At an early point in the proposal—preferably beginning on the first page of your proposal—clearly lay out the benefits of the partnership in terms of both student/school outcomes and partner outcomes. Sample text: "By working together, [partner] and [school] have an opportunity to increase interest in science, and therefore impact career awareness and selection, among [targeted student population]. By working with [school] on this initiative and promoting its successes, [partner] will not only be able to present itself as a socially committed company among its customers and stakeholders, but will also realize specific benefits including increased employee morale and an improved labor pool as these students enter the workforce." Remember that the benefits highlighted here must be identified based on the interests of your prospective partner and be backed up by specifics later in the proposal. Don’t promise improved morale, for example, if there are no mechanisms for developing and measuring it.
It’s helpful to list the key players in the partnership so that your new partner knows who is involved, what their role is, and whether they’ve already committed to the project. Be sure to include your school or district on the list and identify their contribution (such as a commitment of staff time, facilities, or access to data).
This section combines a description of where things currently stand with statement of need—in other words, why the current state is unsatisfactory. As an example, you could explain that graduation rates for your targeted student population are 20% below those of other groups, and outline the implications of that in terms of poverty rates and a shortage in the local workforce. This will set up the need for your proposed solution.
This is the "meat" of the proposal: a description of how your program will help students get from Point A to Point B. You should be sure to highlight the evidence backing up your proposed solution: you don’t need to write a dissertation by any means, but your partners must feel confident that your solution is backed by evidence and has a reasonable chance of success.
If someone is going to invest their time, talents, and treasure in your partnership initiative, they need to know that their investment is going to produce results. Once you’ve laid out your solution, you must explain how you’ll measure success according to your objectives. This could be by tracking test scores, but it could also involve pre/post assessments of interest, graduation rates, or the percentage of students exploring postsecondary opportunities. Include interim measures (to guide the development of the program) as well as final outcome measures. The key is to find measurements that are tied to your objectives and that your partners find to be relevant. Remember also to measure the returns desired by your partner, whether those relate to brand awareness, employee morale, staff development, or some other goal. These measures, and responsibility for tracking them, may come from your partner – but they should be referenced so it’s clear that they are being included in the plan.
The point of a proposal is to secure a commitment from your prospective partner; you must therefore spell out exactly what you’re asking of them. Be as specific as possible: Instead of asking for volunteers, ask for five volunteers to be present at the school from 3 pm until 4:30 pm on Mondays and Thursdays in October. And ask them to participate in a review or advisory board as well; they will want ongoing input into your work.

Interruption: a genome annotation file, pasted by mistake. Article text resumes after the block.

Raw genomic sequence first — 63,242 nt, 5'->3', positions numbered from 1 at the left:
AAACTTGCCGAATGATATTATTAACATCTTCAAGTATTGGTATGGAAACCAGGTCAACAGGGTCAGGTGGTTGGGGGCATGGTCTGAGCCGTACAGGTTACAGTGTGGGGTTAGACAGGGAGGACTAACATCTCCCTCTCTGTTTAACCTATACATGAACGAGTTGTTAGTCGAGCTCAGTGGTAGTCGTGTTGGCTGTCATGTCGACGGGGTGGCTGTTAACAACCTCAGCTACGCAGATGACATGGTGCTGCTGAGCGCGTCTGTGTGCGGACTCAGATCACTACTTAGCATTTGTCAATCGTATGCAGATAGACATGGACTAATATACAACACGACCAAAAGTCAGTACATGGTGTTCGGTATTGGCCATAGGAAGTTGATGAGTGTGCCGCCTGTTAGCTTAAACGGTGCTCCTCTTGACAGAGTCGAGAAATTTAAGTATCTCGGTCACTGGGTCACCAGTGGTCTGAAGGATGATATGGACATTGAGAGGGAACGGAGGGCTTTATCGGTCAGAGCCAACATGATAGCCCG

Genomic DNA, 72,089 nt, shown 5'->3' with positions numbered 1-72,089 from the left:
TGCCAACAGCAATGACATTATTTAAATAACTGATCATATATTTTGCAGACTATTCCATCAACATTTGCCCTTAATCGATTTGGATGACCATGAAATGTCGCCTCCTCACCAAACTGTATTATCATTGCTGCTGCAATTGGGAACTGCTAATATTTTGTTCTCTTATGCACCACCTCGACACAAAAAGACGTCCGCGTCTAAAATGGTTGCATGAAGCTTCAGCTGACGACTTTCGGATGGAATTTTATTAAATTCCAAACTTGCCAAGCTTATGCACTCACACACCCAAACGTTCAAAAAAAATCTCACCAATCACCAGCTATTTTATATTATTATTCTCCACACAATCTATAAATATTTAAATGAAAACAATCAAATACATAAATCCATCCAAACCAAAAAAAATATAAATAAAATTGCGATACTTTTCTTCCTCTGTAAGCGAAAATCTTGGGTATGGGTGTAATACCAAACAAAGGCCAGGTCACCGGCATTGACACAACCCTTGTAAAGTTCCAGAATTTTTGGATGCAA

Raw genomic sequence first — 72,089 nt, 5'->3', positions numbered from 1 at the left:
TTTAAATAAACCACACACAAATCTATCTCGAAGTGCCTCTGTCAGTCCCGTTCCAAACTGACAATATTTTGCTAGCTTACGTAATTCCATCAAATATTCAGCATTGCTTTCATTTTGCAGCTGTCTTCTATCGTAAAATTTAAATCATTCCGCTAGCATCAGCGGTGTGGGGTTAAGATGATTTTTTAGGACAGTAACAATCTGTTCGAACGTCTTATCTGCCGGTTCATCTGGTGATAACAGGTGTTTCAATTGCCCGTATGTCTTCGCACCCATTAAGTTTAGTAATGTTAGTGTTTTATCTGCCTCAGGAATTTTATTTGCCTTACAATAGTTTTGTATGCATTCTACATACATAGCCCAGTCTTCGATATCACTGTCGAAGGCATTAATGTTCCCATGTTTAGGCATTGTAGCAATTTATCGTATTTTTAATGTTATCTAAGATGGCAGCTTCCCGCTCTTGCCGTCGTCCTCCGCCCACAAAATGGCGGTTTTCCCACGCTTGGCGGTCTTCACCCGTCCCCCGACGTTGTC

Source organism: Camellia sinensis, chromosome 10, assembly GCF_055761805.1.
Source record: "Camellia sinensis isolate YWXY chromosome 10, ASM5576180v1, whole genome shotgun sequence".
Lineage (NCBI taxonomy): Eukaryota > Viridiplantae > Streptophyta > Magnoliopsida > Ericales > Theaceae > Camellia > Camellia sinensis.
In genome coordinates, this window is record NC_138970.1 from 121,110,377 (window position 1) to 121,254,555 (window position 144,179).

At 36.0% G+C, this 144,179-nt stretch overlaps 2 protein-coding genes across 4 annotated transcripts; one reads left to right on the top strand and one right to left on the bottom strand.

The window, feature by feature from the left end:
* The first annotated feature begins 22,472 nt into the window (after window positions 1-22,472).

In the beginning of the proposal, you offered general information on the benefits your partner will receive; you should provide specifics on those benefits in the body of the document. This includes how those benefits will be defined and measured, in terms relevant to your partner. For example, you may say that "by allowing employees to participate as mentors, [partner] can expect to see an improvement in employee morale. [Partner] can track this through its annual employee survey or by having employees participate in a pre/post survey."
A proposal is a request for a commitment; get yours in writing by asking an authorized representative of your partner to sign the agreement. Have the proper person with your organization sign it as well. This is a great resource to have to prevent confusion on each party’s role and to keep the terms of the relationship in place in the event of a leadership change.
It will be helpful to provide information on your school, district, or nonprofit organization as an appendix to your proposal. Remember that some of the people reading the proposal may not have been involved in discussions. In addition to sharing basic facts, you might present yourself as an attractive partner by highlighting areas of strength and recent accomplishments; you can also significantly strengthen your case by outlining other past or current partnership successes. The key with any successful proposal is to speak from the point of view of your prospective partner. If you can explain in ways that are personally meaningful to them what they will get in exchange for their participation (i.e., their ROI), you will find a strong reception to your proposals, and a much greater chance that those prospective partners will join with you as a powerful ally in your work to improve student outcomes.
|The Grantsmanship Center | PO Box 17220 | 350 S. Bixel, Suite 110 | Los Angeles | CA | 90017|